News | New PGSS VP considers dissolving lobby group

It’s time to change the provincial lobbying strategy of the Post-Graduate Students’ Society (PGSS), according to VP External & Governmental Affairs-elect Adrian Kaats.

Kaats – elected over opponent Melanee Thomas by only 13 votes out of the 1,050 cast, according to results released Wednesday morning – was dissatisfied with PGSS’s current interaction with the provincial government.

“We don’t engage the provincial government or lobbying groups,” he said.

PGSS is currently part of the Canadian Federation of Students (CFS), and therefore automatically part of the federation’s Quebec section, CFS-Q. This year’s and next year’s executive have considered dissolving CFS-Q in order to afford membership in la Fédération étudiante universitaire du Québec (FEUQ).

With fees 30 per cent lower than CFS-Q and 16 members throughout the province, Kaats pointed out the advantages of joining FEUQ.

“[FEUQ] is the most powerful [provincial] lobby in the country. The main element is how many people are involved, how widely it covers the province, and the diversity of the membership,” he said.

John Ashley Burgoyne was elected PGSS President, winning over opponent Roland Nassim by only 53 votes. Burgoyne thought plans to dissolve CFS-Q were premature, but looked forward to working with the executive to come to a decision on the issue.

“The entire executive and the graduate student body as a whole are implicated in the process. Over the next few months, we’ll be building an executive team to make an important decision about that,” he said.

The PGSS currently pays $45,000 annually to CFS and $22,500 to CFS-Q. The PGSS cannot withdraw from CFS-Q while maintaining membership in CFS.

Pleased with the performance of CFS in federal lobbying, Kaats explained that the only way to escape financial responsibility toward CFS-Q is to dissolve it as a component of the CFS.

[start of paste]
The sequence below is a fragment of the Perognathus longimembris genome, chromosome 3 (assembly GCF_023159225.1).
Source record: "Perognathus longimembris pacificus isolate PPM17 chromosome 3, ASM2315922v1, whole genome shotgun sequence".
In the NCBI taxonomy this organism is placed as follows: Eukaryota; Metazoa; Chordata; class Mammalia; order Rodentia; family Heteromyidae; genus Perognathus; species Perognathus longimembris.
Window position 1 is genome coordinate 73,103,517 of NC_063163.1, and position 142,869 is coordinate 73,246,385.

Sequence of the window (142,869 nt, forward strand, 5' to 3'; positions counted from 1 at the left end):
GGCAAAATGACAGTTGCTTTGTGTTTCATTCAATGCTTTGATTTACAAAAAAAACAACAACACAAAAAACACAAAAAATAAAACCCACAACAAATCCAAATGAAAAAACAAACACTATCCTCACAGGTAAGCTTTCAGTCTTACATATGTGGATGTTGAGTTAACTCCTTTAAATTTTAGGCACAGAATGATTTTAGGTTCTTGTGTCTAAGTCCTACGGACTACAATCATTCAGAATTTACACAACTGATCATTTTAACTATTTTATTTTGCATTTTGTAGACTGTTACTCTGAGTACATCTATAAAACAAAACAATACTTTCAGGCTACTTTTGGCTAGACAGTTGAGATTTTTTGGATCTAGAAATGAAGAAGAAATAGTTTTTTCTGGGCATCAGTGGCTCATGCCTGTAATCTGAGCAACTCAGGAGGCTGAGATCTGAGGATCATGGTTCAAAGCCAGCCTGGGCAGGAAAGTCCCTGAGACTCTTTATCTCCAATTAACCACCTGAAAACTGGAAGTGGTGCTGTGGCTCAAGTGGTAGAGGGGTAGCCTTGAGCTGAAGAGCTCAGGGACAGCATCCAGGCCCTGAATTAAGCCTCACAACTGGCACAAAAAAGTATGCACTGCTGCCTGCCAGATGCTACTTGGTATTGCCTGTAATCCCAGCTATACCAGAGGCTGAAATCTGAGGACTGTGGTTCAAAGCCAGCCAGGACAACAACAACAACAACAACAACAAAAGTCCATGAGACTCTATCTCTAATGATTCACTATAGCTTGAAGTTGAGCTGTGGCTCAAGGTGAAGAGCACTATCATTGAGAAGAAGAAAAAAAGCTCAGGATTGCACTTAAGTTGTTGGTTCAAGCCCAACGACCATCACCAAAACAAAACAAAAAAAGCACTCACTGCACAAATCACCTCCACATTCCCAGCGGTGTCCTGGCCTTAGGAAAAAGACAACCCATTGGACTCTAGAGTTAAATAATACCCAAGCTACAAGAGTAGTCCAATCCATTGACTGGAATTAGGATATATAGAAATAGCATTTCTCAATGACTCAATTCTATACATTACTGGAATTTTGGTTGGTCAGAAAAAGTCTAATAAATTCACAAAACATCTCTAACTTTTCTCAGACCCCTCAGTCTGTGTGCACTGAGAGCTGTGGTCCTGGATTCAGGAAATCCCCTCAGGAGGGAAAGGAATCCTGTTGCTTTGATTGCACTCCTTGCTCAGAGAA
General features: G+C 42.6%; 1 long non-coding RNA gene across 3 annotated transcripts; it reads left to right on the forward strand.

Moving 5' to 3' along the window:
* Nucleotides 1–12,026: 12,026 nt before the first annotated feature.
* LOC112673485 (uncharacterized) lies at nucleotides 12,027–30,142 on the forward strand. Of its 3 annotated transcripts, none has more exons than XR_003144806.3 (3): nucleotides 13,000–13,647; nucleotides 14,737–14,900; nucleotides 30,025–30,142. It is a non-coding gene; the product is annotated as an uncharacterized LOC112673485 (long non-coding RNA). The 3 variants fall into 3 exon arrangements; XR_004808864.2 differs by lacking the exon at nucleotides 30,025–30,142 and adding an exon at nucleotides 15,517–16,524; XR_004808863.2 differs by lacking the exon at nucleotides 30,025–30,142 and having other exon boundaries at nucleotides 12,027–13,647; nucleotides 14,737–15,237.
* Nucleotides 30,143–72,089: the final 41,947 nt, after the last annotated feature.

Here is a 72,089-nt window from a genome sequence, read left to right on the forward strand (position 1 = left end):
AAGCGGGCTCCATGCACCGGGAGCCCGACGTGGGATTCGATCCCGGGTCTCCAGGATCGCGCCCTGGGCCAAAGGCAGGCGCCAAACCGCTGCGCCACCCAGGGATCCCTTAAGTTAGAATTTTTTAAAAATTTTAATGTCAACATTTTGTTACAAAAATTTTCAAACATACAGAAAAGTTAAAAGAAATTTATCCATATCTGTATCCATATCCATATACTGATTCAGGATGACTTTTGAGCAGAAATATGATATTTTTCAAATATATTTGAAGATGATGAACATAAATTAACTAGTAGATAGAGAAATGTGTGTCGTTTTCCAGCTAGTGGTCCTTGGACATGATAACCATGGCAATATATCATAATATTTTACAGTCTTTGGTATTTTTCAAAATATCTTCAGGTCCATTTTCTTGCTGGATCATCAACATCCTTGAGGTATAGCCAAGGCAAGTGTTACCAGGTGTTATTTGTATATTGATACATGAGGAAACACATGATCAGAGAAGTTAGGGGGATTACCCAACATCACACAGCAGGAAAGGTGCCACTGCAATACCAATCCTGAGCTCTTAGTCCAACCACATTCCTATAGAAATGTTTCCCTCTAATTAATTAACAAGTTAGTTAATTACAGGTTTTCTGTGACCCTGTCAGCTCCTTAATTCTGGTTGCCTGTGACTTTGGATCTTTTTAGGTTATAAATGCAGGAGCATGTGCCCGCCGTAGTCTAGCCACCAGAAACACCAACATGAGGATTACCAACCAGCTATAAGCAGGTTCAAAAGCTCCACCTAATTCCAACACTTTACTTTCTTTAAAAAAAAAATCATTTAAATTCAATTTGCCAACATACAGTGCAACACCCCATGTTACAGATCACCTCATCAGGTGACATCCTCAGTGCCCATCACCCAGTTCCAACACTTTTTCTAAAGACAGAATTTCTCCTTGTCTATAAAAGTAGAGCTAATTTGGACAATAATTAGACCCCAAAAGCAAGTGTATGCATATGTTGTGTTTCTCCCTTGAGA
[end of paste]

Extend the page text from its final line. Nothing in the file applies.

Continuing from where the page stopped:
Nassim, the current PGSS VP External, hoped to discuss the dissolution of CFS-Q during a CFS meeting in May.

Nassim said that CFS-Q’s limited membership base of just four anglophone Montreal student unions puts the organization at a disadvantage during negotiations with the Quebec government.

“Four is a small number, and the members are local – specific in their constituencies in Montreal, which prevents your ability to lobby,” he said.

The Concordia Student Union, the Graduate Students’ Association of Concordia University, and the Dawson Student Union are the other three members of CFS-Q.

Kaats stressed the decision to dissolve CFS-Q in order to financially accommodate membership in FEUQ would ultimately come from a student referendum.

“I didn’t say that we were going to secure membership with the FEUQ. I just think it’s a possibility,” he said.

Out of the five positions on the PGSS executive, only President and VP External were decided through an election. Eric Pollanen was acclaimed as VP Finance and Alexander DeGuise acclaimed as VP Academic. No one ran for VP Internal, so the position will be appointed by Council on Wednesday.

The election turnout was 16 per cent of the PGSS membership, with 6,555 eligible to vote.


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